Category: Code

For all that is related to development

Strong random number generation hangs on Linux machines

Dices making a random number

You’re working on a new project, which uses a framework requiring strong random number generation. Typically, this could be Spring Security’s BCryptPasswordEncoder. You run your application on a Linux machine: your local Linux Mint for development or some Ubuntu Server instance, for example. And then… nothing happens. The application seems to be hanging! What gives?

OpenPGP: no, it’s not broken yet

A picture of a digital lock

You may have noticed: encryption has received some bad rap lately. I’m talking about Efail and SigSpoof of course, two flaws that impacted OpenPGP-based applications such as GnuPG, Enigmail, etc. Does it mean that OpenPGP is broken?

From stateful to stateless RESTful security using Spring and JWTs – Part 4 (JWT-based authentication)

Previously we have managed to finally get rid of that Session object and transform our RESTful API security to leverage a stateless authentication solution. We replaced our beloved JSESSIONID with a simple string of text, a token, that allowed us to identify a user. But the solution we used is not secure at all. We still need to find a token with the right characteristics to be safe enough in this world of leaks and breaches. Enter JWTs…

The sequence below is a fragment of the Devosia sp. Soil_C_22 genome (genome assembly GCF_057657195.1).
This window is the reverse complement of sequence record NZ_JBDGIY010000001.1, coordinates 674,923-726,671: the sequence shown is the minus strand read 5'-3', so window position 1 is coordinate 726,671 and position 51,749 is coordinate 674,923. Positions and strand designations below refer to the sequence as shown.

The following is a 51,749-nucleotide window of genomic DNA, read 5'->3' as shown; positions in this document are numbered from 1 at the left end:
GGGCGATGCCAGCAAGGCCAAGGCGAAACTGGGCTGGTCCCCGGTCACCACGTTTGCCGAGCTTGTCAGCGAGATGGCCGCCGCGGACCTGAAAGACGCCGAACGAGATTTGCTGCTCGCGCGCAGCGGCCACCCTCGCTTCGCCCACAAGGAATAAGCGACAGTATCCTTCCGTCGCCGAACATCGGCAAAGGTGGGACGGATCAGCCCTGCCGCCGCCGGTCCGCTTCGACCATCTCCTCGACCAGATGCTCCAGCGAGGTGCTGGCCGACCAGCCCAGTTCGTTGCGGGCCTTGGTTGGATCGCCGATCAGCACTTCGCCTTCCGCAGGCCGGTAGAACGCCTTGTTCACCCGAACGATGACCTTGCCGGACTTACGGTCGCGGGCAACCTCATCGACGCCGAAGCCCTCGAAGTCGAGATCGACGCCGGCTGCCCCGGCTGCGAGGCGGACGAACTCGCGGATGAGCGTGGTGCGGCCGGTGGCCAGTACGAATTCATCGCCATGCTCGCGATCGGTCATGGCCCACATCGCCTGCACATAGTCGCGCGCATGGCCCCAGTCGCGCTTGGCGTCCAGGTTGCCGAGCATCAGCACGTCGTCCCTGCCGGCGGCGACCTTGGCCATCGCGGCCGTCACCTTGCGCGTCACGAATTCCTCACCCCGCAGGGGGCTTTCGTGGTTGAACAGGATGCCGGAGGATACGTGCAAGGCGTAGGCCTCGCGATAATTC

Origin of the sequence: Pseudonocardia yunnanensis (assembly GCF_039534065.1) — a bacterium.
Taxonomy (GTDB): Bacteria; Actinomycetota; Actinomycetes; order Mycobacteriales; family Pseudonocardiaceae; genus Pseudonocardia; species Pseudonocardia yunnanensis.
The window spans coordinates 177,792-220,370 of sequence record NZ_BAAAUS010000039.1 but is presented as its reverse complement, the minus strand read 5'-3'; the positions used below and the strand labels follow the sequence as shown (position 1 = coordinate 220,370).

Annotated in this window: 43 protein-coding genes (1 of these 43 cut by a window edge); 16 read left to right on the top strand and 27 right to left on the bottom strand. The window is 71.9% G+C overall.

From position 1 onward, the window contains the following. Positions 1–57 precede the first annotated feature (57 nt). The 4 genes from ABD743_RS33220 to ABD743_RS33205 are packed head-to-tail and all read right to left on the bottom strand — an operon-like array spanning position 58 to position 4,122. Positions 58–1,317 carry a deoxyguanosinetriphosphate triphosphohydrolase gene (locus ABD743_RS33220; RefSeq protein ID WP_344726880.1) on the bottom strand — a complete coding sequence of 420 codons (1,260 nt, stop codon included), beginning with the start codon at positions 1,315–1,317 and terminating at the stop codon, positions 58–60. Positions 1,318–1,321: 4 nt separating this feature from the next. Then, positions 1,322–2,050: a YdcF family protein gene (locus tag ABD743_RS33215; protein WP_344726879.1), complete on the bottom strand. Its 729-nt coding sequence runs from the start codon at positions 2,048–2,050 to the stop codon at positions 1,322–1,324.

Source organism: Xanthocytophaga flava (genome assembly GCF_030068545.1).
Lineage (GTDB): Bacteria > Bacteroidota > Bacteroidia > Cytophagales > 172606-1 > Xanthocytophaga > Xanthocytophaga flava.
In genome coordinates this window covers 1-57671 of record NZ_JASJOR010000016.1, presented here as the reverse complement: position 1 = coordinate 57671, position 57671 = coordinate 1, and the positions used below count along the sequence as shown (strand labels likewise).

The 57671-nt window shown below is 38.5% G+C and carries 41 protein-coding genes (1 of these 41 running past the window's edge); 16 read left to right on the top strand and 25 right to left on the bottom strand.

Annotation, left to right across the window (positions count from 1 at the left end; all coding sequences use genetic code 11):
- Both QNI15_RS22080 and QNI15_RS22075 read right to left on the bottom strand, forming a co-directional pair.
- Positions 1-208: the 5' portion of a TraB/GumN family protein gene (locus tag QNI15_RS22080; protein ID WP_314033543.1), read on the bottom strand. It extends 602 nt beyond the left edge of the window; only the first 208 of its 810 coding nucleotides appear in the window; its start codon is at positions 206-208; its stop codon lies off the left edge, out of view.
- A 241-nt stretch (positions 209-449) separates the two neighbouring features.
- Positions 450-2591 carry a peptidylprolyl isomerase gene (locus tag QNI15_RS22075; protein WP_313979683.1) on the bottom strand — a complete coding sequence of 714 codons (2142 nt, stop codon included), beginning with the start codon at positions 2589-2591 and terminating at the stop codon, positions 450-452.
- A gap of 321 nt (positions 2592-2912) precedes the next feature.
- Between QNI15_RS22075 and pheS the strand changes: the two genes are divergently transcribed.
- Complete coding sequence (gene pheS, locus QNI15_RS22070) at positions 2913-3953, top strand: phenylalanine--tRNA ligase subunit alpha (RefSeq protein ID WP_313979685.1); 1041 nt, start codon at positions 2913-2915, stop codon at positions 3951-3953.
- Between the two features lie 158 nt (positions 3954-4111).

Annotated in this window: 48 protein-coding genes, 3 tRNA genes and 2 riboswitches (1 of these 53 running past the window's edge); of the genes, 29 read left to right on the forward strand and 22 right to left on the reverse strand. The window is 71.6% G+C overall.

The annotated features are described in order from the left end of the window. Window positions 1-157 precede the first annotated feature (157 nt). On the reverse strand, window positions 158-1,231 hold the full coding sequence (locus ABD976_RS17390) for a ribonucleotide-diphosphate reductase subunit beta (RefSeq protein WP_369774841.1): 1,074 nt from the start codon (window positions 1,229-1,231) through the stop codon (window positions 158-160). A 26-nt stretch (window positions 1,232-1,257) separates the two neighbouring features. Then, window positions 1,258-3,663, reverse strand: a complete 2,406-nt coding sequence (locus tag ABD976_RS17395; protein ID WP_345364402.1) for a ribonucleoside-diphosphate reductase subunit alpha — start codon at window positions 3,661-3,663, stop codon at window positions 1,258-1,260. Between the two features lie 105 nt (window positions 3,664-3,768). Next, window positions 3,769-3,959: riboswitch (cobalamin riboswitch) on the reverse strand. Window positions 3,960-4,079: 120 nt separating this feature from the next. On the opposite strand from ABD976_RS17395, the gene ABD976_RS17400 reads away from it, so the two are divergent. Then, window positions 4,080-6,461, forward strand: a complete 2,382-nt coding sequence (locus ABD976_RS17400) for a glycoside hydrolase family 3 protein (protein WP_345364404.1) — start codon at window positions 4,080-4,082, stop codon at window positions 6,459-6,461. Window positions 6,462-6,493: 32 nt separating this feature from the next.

From stateful to stateless RESTful security using Spring and JWTs – Part 3 (token-based authentication)

Last time we reviewed how to quickly set up stateful authentication on our Spring-based project. That’s very nice ‘n’ all, and in many cases you won’t need anything more. However shouldn’t we try to get rid of that session-based dependency and attempt to move to a REST-friendly stateless authentication solution? Let’s begin…

From stateful to stateless RESTful security using Spring and JWTs – Part 2 (session-based authentication)

After a quick introduction we are now ready to begin our journey towards stateless authentication for RESTful APIs… by setting up a stateful example. Yes I know, but we have to start somewhere, right? In this part we’ll set up our project and code a couple of simple endpoints. One of those will be secured using Spring Security’s session-based authentication.